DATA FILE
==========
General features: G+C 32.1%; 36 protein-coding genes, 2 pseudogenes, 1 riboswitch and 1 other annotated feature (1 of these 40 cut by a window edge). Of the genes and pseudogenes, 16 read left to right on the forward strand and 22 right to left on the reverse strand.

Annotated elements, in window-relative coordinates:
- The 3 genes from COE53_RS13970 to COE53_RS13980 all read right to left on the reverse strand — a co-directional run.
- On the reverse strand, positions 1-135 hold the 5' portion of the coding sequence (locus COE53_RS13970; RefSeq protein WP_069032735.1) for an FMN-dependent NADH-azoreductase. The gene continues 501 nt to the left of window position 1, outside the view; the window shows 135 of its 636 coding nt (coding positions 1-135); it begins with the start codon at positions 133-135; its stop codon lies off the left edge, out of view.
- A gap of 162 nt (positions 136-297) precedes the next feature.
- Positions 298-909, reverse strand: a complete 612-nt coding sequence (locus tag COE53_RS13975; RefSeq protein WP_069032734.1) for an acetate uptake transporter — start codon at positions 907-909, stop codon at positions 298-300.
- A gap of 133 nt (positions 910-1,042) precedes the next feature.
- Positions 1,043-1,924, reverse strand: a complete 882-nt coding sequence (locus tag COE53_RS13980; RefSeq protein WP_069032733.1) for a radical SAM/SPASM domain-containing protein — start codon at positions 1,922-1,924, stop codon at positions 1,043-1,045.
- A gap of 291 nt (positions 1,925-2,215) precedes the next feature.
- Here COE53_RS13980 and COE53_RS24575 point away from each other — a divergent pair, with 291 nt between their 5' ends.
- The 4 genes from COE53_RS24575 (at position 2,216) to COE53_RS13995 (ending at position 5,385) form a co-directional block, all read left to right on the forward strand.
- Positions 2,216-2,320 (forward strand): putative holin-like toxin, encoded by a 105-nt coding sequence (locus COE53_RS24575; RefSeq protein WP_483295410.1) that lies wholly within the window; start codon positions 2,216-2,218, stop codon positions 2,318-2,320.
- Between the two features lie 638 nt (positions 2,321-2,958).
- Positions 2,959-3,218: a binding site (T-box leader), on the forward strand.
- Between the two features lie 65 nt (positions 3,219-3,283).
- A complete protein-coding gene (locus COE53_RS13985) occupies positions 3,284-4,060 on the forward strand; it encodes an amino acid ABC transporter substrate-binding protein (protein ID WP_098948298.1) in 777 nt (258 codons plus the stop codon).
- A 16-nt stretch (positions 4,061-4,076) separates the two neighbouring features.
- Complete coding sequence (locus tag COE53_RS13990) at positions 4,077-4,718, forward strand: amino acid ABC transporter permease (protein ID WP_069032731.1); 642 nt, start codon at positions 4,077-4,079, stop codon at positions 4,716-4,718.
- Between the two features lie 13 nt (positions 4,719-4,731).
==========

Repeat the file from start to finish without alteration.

General features: G+C 32.1%; 36 protein-coding genes, 2 pseudogenes, 1 riboswitch and 1 other annotated feature (1 of these 40 cut by a window edge). Of the genes and pseudogenes, 16 read left to right on the forward strand and 22 right to left on the reverse strand.

Annotated elements, in window-relative coordinates:
- The 3 genes from COE53_RS13970 to COE53_RS13980 all read right to left on the reverse strand — a co-directional run.
- On the reverse strand, positions 1-135 hold the 5' portion of the coding sequence (locus COE53_RS13970; RefSeq protein WP_069032735.1) for an FMN-dependent NADH-azoreductase. The gene continues 501 nt to the left of window position 1, outside the view; the window shows 135 of its 636 coding nt (coding positions 1-135); it begins with the start codon at positions 133-135; its stop codon lies off the left edge, out of view.
- A gap of 162 nt (positions 136-297) precedes the next feature.
- Positions 298-909, reverse strand: a complete 612-nt coding sequence (locus tag COE53_RS13975; RefSeq protein WP_069032734.1) for an acetate uptake transporter — start codon at positions 907-909, stop codon at positions 298-300.
- A gap of 133 nt (positions 910-1,042) precedes the next feature.
- Positions 1,043-1,924, reverse strand: a complete 882-nt coding sequence (locus tag COE53_RS13980; RefSeq protein WP_069032733.1) for a radical SAM/SPASM domain-containing protein — start codon at positions 1,922-1,924, stop codon at positions 1,043-1,045.
- A gap of 291 nt (positions 1,925-2,215) precedes the next feature.
- Here COE53_RS13980 and COE53_RS24575 point away from each other — a divergent pair, with 291 nt between their 5' ends.
- The 4 genes from COE53_RS24575 (at position 2,216) to COE53_RS13995 (ending at position 5,385) form a co-directional block, all read left to right on the forward strand.
- Positions 2,216-2,320 (forward strand): putative holin-like toxin, encoded by a 105-nt coding sequence (locus COE53_RS24575; RefSeq protein WP_483295410.1) that lies wholly within the window; start codon positions 2,216-2,218, stop codon positions 2,318-2,320.
- Between the two features lie 638 nt (positions 2,321-2,958).
- Positions 2,959-3,218: a binding site (T-box leader), on the forward strand.
- Between the two features lie 65 nt (positions 3,219-3,283).
- A complete protein-coding gene (locus COE53_RS13985) occupies positions 3,284-4,060 on the forward strand; it encodes an amino acid ABC transporter substrate-binding protein (protein ID WP_098948298.1) in 777 nt (258 codons plus the stop codon).
- A 16-nt stretch (positions 4,061-4,076) separates the two neighbouring features.
- Complete coding sequence (locus tag COE53_RS13990) at positions 4,077-4,718, forward strand: amino acid ABC transporter permease (protein ID WP_069032731.1); 642 nt, start codon at positions 4,077-4,079, stop codon at positions 4,716-4,718.
- Between the two features lie 13 nt (positions 4,719-4,731).